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Often overlooked by investors seeking growth opportunities, there's a lot to like about this FTSE 100 member

London-based 3i (III) is the pre-eminent UK listed direct private equity investment trust, with a portfolio valued at £8.1 billion as of the end of March.

Founded at the end of the Second World War by the Bank of England and major UK banks to provide long-term capital to small and medium businesses, the Industrial and Commercial Finance Corporation as it was once known has been listed on the stock exchange since it floated in 1994 and has been a stalwart of the FTSE 100 ever since.

3i’s name is an abbreviation of Investors in Industry, which it adopted in 1983.


Despite an average daily stock market turnover of £18 million, similar to Scottish Mortgage Investment Trust (SMT), 3i has low profile among retail investors.

Whereas Shares readers are keen followers of fund managers such as James Anderson and Nick Train, and could likely cite word for word their views on stocks ranging from Tesla to Unilever (ULVR) if asked to, it’s a fair bet that only a handful would know many of the companies in the 3i portfolio.

This is intriguing given that Scottish Mortgage has made such a virtue of its unquoted holdings, with its exposure having risen from just 4% of net asset value (NAV) five years ago to over 20% today and with shareholders having recently voted to raise the weighting of unlisted stocks to as much as 30% of the portfolio.


In fairness, a decade ago 3i’s portfolio was an unfocused hodgepodge stretching from Europe and the US as far as India and China and ranging from large risk reinsurance to power generation and oil services.

That broad exposure meant it performed poorly in the global financial crisis, and the firm had to go cap in hand to shareholders for £730 million in 2009 ‘on the clear understanding that it would be matched by self-help’, as the-then chairman Baroness Hogg put it in the 2010 annual report.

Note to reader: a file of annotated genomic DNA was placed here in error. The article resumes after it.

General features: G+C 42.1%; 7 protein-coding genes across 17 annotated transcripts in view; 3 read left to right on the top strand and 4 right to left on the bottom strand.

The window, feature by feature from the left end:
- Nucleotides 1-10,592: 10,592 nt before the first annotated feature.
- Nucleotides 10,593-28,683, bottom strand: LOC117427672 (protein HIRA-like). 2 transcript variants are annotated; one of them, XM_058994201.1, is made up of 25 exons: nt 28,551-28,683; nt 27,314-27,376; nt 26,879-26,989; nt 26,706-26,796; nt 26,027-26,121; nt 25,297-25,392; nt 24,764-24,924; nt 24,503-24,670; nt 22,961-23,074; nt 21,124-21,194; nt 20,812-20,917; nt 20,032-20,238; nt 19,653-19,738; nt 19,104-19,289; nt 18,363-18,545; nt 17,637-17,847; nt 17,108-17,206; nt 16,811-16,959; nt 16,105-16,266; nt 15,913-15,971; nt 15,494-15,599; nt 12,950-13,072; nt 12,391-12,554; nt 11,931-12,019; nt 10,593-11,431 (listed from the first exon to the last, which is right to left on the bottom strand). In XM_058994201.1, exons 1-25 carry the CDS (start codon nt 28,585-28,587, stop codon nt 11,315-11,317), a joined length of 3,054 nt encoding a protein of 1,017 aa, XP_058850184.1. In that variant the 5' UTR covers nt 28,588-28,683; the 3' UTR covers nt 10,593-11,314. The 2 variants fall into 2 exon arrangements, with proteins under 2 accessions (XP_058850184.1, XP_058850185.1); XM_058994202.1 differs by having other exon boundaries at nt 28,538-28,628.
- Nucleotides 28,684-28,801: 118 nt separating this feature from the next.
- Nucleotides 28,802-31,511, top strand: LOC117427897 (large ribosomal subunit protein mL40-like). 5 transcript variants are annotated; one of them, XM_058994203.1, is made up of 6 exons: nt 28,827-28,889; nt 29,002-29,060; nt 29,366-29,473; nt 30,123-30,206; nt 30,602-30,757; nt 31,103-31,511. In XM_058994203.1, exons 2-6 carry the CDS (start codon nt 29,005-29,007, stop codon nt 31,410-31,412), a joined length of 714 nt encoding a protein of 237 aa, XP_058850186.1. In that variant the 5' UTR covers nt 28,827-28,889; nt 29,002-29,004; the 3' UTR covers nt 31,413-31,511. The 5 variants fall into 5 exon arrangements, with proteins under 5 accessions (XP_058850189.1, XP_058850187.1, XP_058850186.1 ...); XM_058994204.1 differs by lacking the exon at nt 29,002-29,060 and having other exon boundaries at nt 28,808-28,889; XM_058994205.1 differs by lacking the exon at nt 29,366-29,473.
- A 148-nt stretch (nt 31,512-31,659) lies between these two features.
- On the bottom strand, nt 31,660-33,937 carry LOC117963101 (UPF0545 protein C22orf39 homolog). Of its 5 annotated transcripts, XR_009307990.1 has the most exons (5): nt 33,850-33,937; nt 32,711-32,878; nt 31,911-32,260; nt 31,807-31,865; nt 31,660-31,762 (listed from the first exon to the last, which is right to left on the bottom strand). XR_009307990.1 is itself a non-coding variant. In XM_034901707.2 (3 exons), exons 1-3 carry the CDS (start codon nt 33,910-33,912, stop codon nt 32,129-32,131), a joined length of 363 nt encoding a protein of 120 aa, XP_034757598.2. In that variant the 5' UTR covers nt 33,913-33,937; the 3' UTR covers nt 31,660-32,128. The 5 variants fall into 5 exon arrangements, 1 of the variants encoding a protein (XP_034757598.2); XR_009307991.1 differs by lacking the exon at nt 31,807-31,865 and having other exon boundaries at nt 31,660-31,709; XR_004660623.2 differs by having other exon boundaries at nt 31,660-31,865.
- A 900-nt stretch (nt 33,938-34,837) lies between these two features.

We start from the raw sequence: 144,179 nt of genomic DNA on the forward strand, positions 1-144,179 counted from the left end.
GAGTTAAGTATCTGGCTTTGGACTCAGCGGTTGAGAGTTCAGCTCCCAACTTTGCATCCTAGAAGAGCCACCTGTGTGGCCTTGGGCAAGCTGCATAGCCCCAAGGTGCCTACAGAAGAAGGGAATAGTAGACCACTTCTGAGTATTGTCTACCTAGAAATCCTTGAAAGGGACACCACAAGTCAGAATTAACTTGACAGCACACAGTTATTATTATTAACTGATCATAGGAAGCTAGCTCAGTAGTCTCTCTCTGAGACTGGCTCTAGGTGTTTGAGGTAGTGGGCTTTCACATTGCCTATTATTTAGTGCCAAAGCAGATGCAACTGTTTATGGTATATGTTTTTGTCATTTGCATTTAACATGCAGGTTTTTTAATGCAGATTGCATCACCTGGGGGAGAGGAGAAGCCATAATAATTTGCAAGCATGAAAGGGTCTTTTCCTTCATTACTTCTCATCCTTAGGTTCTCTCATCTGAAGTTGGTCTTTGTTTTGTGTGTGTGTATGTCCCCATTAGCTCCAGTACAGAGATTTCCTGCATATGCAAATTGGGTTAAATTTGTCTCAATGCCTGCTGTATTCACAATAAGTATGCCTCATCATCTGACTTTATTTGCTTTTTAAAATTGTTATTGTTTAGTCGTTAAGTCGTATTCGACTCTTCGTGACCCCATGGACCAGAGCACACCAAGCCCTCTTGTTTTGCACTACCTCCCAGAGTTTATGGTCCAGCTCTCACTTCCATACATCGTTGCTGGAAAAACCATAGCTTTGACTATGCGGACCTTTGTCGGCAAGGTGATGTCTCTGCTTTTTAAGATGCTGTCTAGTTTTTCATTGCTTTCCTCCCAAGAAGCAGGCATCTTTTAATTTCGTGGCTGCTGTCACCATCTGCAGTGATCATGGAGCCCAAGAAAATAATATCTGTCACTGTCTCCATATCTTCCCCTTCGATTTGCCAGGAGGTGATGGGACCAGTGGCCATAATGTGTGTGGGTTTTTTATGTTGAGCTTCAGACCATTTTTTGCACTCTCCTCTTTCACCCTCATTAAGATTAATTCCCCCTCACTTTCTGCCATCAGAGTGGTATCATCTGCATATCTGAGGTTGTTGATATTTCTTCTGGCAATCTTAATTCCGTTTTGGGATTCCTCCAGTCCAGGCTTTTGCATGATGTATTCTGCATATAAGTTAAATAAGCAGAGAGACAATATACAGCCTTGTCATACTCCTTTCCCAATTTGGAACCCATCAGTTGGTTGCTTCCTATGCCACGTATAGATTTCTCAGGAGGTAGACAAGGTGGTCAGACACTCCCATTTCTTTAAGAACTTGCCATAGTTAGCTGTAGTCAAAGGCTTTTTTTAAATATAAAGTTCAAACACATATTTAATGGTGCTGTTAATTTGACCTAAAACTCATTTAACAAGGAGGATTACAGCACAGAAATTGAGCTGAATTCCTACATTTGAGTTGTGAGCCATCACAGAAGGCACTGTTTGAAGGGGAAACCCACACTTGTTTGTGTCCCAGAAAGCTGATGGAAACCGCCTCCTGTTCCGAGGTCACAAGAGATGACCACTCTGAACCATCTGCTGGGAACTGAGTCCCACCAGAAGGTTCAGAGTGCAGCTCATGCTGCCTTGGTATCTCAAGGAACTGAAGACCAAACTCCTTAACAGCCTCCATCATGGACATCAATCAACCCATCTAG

With the appointment of Simon Borrows as chief executive in 2012, change finally came. Parachuted in as chief investment officer a year earlier, he had been head of mergers and acquisitions at Barings Brothers, which advised on 3i’s original float, and chairman of investment bank Greenhill & Co.

His strategic overhaul in 2012 went right back to first principles, examining what 3i was good at and focusing on those areas. ‘It was clinical and analytical, and it transformed our resilience,’ says finance director Julia Wilson.

The portfolio, which had almost 200 investments in 2010, now has just 31 unquoted holdings and one quoted stake. Moreover, it is focused on just four sectors – consumer, business and technology services, industrial and healthcare – in three markets, being the UK, Europe and North America.


3i’s investment strategy is ‘to take good companies and make them great’ according to Wilson. Typical target companies have an enterprise, or combined debt and equity, value of between €100 million and €500 million, and are sustainable businesses.

‘We aren’t interested in distressed companies, special situations or turnaround stories,’ explains Wilson.

An example of something that does fit the bill for 3i would be a company from the German ‘Mittelstand’, with family ownership, revenues of €50 million or more and a few hundred employees. These firms typically have owners who are passionate about taking their business to the next level but lack the capital and/or the necessary experience to get there, which is where 3i can help.

Alternatively, a target company could be a small subsidiary of a bigger firm, where management have a vision which isn’t shared by the owners. In this case 3i can help with a management buyout, but in each case, it takes a seat on the board and has a hand in the management of companies in which it invests.

The investment committee oversees and approves each new investment, and every holding is reviewed at monthly meetings looking at performance as well as being scrutinised more deeply every six months.

Meanwhile 3i’s own global network of advisers and business leaders assess business opportunities and help drive value in its investments.